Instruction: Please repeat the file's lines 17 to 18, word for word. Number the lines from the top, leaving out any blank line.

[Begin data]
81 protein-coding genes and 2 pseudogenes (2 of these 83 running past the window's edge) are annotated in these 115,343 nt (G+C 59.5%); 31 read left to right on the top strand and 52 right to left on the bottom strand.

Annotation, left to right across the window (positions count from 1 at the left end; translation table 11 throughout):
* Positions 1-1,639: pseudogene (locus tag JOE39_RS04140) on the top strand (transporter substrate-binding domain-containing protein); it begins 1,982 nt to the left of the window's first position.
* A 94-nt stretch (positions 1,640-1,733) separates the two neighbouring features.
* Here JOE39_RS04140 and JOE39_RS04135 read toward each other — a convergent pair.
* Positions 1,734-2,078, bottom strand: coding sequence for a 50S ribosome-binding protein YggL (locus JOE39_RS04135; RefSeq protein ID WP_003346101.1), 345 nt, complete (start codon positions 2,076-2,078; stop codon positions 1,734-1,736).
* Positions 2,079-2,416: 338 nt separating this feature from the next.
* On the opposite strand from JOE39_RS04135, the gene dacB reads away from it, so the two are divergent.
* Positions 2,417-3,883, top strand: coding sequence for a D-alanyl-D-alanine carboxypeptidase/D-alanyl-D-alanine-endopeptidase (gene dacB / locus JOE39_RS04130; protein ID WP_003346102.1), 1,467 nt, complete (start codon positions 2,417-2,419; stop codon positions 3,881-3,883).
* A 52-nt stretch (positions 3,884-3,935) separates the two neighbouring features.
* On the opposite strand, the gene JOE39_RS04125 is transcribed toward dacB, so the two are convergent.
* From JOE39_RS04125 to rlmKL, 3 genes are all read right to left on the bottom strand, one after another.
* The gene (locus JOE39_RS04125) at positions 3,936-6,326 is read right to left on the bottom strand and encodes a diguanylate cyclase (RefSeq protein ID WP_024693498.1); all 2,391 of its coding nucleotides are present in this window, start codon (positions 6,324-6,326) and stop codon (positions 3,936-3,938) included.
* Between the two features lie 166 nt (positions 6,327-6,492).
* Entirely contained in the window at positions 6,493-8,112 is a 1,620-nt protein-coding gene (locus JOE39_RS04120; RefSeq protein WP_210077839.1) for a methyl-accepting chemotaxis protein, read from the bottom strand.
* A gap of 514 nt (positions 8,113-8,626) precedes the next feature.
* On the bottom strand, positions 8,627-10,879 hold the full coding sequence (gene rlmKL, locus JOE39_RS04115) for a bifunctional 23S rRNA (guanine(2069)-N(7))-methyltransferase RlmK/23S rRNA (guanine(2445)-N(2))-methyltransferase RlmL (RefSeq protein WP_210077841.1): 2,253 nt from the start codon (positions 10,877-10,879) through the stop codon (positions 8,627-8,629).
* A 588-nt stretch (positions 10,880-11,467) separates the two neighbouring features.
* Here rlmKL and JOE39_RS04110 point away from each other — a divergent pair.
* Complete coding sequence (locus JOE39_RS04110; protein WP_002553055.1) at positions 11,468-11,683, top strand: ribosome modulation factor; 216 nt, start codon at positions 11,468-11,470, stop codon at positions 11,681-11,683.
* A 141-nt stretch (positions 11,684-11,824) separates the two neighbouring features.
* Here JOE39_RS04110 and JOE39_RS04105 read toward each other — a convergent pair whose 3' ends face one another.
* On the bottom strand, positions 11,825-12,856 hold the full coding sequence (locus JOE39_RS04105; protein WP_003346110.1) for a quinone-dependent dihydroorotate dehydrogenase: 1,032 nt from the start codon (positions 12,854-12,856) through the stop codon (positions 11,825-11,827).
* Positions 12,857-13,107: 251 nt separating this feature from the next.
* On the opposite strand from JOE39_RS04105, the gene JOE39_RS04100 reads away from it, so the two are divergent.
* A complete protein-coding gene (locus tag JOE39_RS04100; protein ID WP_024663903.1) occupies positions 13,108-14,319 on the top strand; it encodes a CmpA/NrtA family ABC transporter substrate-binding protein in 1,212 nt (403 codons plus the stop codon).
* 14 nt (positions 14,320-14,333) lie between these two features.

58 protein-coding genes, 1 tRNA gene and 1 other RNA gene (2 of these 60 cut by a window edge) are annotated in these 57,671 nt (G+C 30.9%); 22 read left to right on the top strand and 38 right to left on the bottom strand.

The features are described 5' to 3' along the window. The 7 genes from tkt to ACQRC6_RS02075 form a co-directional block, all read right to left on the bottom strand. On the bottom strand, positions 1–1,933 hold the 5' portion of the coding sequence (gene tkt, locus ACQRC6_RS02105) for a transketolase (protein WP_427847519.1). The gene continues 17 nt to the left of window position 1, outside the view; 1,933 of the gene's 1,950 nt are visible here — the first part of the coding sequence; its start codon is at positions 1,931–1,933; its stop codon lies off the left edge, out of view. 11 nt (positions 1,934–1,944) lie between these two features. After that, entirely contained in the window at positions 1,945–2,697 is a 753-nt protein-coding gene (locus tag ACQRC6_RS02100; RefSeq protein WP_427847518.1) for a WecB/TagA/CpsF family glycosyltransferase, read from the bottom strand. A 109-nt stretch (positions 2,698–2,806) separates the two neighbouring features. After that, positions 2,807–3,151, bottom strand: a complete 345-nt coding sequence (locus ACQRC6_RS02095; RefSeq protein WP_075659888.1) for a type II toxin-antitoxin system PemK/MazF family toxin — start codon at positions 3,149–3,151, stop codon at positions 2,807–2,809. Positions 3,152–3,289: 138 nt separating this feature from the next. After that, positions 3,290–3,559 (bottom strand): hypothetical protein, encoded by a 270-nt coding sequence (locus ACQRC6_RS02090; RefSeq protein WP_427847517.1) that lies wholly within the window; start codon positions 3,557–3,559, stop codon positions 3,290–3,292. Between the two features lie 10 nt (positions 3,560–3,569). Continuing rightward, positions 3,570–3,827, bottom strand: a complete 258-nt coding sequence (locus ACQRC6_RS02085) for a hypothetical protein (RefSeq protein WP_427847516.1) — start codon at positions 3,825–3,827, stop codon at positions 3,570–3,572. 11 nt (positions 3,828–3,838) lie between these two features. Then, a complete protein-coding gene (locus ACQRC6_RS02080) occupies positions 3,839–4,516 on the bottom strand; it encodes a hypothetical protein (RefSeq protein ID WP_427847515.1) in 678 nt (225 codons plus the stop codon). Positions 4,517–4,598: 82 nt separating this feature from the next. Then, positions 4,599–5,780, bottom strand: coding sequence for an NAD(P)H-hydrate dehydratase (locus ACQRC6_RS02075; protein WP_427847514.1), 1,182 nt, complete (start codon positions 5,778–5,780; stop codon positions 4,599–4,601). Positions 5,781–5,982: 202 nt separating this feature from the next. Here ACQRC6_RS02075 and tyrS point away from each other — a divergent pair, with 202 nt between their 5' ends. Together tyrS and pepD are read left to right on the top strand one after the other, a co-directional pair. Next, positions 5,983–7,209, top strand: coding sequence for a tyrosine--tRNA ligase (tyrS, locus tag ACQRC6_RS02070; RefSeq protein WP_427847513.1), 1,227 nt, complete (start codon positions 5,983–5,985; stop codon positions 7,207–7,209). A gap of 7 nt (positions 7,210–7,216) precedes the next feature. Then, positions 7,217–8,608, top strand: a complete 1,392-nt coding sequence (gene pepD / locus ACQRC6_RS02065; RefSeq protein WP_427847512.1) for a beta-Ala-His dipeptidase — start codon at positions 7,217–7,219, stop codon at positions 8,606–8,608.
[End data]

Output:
* On the bottom strand, positions 8,627-10,879 hold the full coding sequence (gene rlmKL, locus JOE39_RS04115) for a bifunctional 23S rRNA (guanine(2069)-N(7))-methyltransferase RlmK/23S rRNA (guanine(2445)-N(2))-methyltransferase RlmL (RefSeq protein WP_210077841.1): 2,253 nt from the start codon (positions 10,877-10,879) through the stop codon (positions 8,627-8,629).
* A 588-nt stretch (positions 10,880-11,467) separates the two neighbouring features.